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Filmmaker Kate Tsang Visits Oxford to Close Out Sarahfest

The Sarah Isom Center for Women and Gender Studies at the University of Mississippi will host a screening, craft talk and public reception for artist, filmmaker, and Emmy-nominated writer Kate Tsang.

Photo: Brian van der Brug for The LA Times

Her debut film, “Marvelous and the Black Hole,” will be screened at 7 p.m. on Nov. 3 at the Oxford Studio Cinema on West Jackson Avenue. Her craft talk will be at 4 p.m. on Nov. 4 in 327 Lamar Hall with a reception to follow in the Stark Family Garden at The Inn at Ole Miss.

All events are free and open to the public.

Tsang is an artist, filmmaker and Emmy-nominated writer creating imaginative, offbeat stories with heart. On the TV side, Tsang has written on the hit shows “Adventure Time: Distant Lands” (HBO Max) And “Steven Universe Future” (Cartoon Network), for which she was nominated for a Primetime Emmy. Her award-winning live-action and animated shorts “So You’ve Grown Attached” and “Welcome To Doozy” have been watched by millions online and broadcasted nationally on PBS.

The film, which was a favorite at the 2021 Sundance Film Festival, is a coming-of-age story that blends fantasy and realism to capture the world of a troubled teen named Sammy, who is befriended by a kid’s party magician named Margot, played by “Cheers’” Rhea Perlman. The pair’s unexpected friendship enables Sammy to learn sleight-of-hand magic and heal from her mother’s untimely death and her family’s dysfunction.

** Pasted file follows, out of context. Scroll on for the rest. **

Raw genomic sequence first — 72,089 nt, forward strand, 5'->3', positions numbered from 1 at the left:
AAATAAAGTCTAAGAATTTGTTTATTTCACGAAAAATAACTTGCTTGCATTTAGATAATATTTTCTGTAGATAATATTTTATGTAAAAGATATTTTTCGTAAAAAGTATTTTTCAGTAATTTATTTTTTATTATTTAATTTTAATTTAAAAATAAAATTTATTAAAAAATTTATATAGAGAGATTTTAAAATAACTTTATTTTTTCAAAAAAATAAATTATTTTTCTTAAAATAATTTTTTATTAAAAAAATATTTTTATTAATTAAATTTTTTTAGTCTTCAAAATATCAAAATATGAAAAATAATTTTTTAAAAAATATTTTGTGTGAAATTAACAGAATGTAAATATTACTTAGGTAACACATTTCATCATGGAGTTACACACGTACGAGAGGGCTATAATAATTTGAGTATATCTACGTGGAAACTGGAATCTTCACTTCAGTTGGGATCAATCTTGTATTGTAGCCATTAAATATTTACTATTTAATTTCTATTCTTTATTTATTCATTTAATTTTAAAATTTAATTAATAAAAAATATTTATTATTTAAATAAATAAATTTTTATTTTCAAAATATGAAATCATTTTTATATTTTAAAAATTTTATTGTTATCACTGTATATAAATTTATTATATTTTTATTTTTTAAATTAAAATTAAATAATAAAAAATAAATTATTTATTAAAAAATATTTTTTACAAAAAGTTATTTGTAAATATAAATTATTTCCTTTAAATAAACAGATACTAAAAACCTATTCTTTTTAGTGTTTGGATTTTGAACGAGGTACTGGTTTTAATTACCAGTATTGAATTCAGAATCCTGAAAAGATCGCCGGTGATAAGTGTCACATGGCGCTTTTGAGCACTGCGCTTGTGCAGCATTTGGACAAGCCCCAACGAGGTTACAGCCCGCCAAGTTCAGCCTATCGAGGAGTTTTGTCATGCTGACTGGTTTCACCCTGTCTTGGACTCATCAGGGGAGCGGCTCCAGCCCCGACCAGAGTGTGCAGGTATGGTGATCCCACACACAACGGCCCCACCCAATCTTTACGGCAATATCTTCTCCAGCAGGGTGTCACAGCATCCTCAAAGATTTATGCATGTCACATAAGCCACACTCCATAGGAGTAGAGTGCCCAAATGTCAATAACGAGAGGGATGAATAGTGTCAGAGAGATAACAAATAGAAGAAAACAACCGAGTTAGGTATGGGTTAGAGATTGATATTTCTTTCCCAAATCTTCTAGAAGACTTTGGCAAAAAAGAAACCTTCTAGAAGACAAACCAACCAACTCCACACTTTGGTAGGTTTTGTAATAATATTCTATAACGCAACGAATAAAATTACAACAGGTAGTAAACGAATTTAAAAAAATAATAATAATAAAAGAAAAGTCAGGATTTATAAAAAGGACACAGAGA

The film is being brought to Oxford as part of Sarahfest through the Isom Center’s partnership with OxFilm and the Department of Theater and Film. Additionally, the event is being sponsored by the Department of English, the Division of Diversity and Community Engagement, the Gertrude C. Ford Ole Miss Student Union, and the Cinema Minor program.

Fans of Tsang’s work on the animated series “Adventure Time” will appreciate how the occasional animated elements in the film give a glimpse into Sammy’s interior life and add an unexpected touch of whimsy and delight.

“I was … influenced a lot by fantasy films by Tim Burton and [Steven] Spielberg, but they never had anybody that looked like me in them,” said Tsang in an interview for the Sundance Festival on moveablefest.com, “so I wanted to make ‘Marvelous’ as a way to make something for my younger self, to see myself in a film like this.”

For information about the event and to request disability services, visit https://www.sarahfest.rocks.

Courtesy of the Sarah Isom Center for Women and Gender Studies

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